Beyond the immediate requirements, AVIA encourages organizations to think strategically about pricing strategy, digital technology, and workflow and maintenance. Beyond this particular rule, we expect health systems will need to deploy more pricing and transparency strategies to appeal to consumers and respond to third-party influences. Price Transparency will impact the following areas:

Consumer behavior 

While much of health systems’ price transparency strategies have traditionally been informed by shopping behavior from other industries, availability of pricing information may shift healthcare consumerism behaviors in new ways. We don’t entirely know how consumers will perceive value as relates to more widely available cost information. Consumers could begin to shop entirely based on price, meaning health systems will have to compete on price in their markets to maintain loyalty. For some patients and services, price may drive choice to lower cost services. Alternatively, if patients conflate higher cost with higher quality, they may select premier services in spite of and even in part because of cost.

Pricing strategy & negotiations

Because of the democratization of information in markets and new regulations for health plans, we expect a paradigm shift to occur in negotiations across players, including patients, employers, and payers. Because both providers and payers could use publicly available prices to shift reimbursement negotiations, providers may gain or lose negotiating power in the short-term depending on how they compare to competitors. We expect health systems will also receive pressure from local and even national employers regarding price. Finally, we believe health systems should be prepared for direct inquiry from patients regarding comparison shopping in their specific markets, as well as more nationally. We are seeing health systems evaluate and deploy price matching policies alongside their price estimation tools.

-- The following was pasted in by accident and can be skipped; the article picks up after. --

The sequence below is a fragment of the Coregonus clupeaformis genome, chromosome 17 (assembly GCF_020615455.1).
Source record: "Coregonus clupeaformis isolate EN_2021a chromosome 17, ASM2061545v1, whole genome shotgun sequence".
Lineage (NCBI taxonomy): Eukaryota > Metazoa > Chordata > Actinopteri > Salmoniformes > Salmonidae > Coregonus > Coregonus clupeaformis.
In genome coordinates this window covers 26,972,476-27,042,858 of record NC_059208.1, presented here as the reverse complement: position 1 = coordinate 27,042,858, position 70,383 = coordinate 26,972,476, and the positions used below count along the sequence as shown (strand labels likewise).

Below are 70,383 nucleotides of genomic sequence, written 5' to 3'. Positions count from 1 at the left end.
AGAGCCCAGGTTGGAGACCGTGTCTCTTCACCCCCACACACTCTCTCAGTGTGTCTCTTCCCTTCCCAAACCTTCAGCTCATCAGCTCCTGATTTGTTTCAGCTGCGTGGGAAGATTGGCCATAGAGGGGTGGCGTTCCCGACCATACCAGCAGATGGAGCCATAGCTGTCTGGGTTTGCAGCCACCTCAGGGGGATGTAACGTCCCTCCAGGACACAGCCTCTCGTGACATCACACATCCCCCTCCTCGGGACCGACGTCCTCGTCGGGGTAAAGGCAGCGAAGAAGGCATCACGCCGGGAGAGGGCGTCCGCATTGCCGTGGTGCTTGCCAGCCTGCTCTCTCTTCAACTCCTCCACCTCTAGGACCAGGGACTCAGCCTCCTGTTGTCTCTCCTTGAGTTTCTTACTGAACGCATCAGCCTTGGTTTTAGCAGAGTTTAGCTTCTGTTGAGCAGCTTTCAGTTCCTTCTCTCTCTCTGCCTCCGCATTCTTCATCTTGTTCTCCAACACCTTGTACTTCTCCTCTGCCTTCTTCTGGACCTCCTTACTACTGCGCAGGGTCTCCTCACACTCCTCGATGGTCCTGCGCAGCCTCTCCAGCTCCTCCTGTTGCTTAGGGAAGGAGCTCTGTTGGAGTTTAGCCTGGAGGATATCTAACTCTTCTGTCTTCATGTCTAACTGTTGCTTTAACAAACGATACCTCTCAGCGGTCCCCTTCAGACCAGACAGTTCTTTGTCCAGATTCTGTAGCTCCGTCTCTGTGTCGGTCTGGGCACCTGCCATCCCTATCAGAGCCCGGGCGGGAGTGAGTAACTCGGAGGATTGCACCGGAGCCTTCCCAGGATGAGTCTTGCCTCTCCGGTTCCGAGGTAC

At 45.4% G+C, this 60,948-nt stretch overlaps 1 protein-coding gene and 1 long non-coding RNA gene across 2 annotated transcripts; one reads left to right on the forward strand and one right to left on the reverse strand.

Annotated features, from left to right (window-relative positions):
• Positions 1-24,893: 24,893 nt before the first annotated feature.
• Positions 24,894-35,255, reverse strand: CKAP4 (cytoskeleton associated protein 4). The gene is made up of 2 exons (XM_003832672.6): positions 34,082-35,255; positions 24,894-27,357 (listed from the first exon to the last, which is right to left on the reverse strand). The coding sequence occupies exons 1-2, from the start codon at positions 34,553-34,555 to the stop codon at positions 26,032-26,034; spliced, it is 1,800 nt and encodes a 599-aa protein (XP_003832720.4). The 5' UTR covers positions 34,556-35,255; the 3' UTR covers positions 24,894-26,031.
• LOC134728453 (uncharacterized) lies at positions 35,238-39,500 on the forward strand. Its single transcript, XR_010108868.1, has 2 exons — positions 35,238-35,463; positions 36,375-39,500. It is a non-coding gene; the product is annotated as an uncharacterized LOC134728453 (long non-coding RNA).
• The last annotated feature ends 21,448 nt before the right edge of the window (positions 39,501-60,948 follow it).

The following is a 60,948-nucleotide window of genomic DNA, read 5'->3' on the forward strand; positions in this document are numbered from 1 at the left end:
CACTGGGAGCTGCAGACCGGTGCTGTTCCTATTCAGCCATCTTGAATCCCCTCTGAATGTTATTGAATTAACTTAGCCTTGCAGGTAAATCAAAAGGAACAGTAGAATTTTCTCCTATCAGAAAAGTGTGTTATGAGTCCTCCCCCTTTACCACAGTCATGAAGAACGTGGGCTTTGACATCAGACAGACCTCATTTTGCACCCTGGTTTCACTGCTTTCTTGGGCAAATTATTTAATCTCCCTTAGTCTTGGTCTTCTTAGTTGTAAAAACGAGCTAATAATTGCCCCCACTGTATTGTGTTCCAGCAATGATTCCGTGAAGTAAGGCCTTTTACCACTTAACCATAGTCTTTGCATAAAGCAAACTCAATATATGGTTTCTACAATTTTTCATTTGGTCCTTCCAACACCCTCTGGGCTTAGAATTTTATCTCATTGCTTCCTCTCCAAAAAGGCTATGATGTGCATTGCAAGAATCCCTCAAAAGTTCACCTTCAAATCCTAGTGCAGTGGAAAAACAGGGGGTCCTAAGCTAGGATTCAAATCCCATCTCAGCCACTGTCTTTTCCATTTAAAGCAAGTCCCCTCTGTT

Integration of digital experience

Transparency and consumerism are not limited to price transparency alone. Our work shows patients are hungry for transparency in availability and wait times, ratings/reviews, and quality, and we see this capability closely intertwined with broader digital front door efforts. Close partnerships between revenue cycle, IT, and marketing in these capabilities ensure price transparency can be closely connected to other key consumerism capabilities, including provider directory, search, and consumer scheduling, as well as the broader interactions (e.g. mobile, web, chat) that an organization is offering.

Where to act on price transparency — now and later

Before the end of this year

Ensure your machine-ready file and estimator are ready to go, and select the 230 shoppable services that are going to be most meaningful to your community. 

Longer term

Begin asking yourself strategic questions to inform a longer-term strategy:

  • What does the digital experience of the future need to look like, and how does price transparency fit & connect into your digital front door?
  • How do you operationalize price transparency in the organization: where do you need to be able to adjust prices dynamically in the future? What services do you expect will remain at parity, and where might you need to adjust prices to be competitive in the future?
  • How do you monitor market shifts and adjust your interactions with other ecosystem players accordingly?

Need support on price transparency or broader consumerism strategies? Talk to an expert at AVIA today

Madison Daum, Marketing Intern, contributed to this post.